This was an incredibly saddening realisation for me. Black people living in the Occident are not guaranteed a physical safe space. And so I want to explore spaces that may not necessarily be physical. Maybe to find respite, we had to look inward.


Looking inward brought up connotations of the soul, the imagination, thoughts, the spirit/essence, etc. That was what drew me to the ‘Eyes’. I want to make something that obscures the eyes because our soul/thoughts/imagination can sometimes be the only thing we do have. In obscuring it, it can be protected.


I’m thinking about having a collage of portraits of Black people. All of the eyes are obscured somehow (scratched/edited/blotted) to represent the audience (who in this instance is a kind of voyeur) not being allowed into the safe space.

The eyes are the window to the soul, and you are not allowed inside.


I’ve never had a physical exhibition before, where I arrange my work on the walls and stuff, so this is new ground for me. I’m thinking to have the collage clustered into one thick black line across a white wall. From a distance, it should be able to represent the ‘othered’ or ‘monolithic Black space’, touching on what I was saying about white flight and marginalisation. But as the viewer comes closer, they’ll realise that it’s made up of individual Black people, all who look and pose differently, and have their own safe spaces. I’m not 100% sure yet, but this is what I’ve got so far.


I’d also like to incorporate some sound into it as well, but to what capacity yet, I’m unsure. Also, I haven’t done anything with sound too tough before, so it could add an interesting dynamic to the work. I’m thinking UK Rap and Gospel music, as music can often be a safe space for Black people, especially these two.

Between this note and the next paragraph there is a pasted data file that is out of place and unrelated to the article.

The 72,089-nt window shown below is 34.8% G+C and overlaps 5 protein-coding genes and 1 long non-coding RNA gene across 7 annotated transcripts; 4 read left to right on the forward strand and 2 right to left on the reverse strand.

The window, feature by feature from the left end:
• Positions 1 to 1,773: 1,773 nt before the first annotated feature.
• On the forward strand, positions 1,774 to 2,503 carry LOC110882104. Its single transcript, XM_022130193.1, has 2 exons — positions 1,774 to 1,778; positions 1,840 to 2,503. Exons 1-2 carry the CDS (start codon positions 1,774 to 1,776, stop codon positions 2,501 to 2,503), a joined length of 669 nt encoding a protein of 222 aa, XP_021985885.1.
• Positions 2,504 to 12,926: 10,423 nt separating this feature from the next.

My original draft, drawn on some scrap paper at the pub.


With genres like jazz and blues, musical instruments are often required, and as a result, the existence of Black people in these genres has decreased. If the people who sell and make the instruments decide to make them more expensive, Black people, who tend to be disadvantaged (due to living in a white space with an anti-black history [and present]), will no longer be able to afford them, and so the genre will be appropriated by those who can afford them. This doesn’t happen in the same way with Gospel and Rap, because ultimately, you don’t need instruments, just your voice.


I know a few church choirs and corrals who may be interested in recording a hymn in the Creative Commons, and a few Birmingham-based rappers who might lend their music too. But even as I type, it does feel a little complicated for a project with a quick turnaround.


As for the portraits, I’ll probably use my nifty-fifty and some arris, and take the pictures in a studio with a blank black wall (further representing the Black space). I don’t really want to use flash heads because I am the entire crew, and I don’t want to keep adjusting the shot blindly. I also don’t want to just leave the flash heads on cause I might mash them up. The arris will heat up quickly, but otherwise, I prefer them.

I’m hoping it’ll look a bit like ‘Existentialism’.


Existentialism, 2018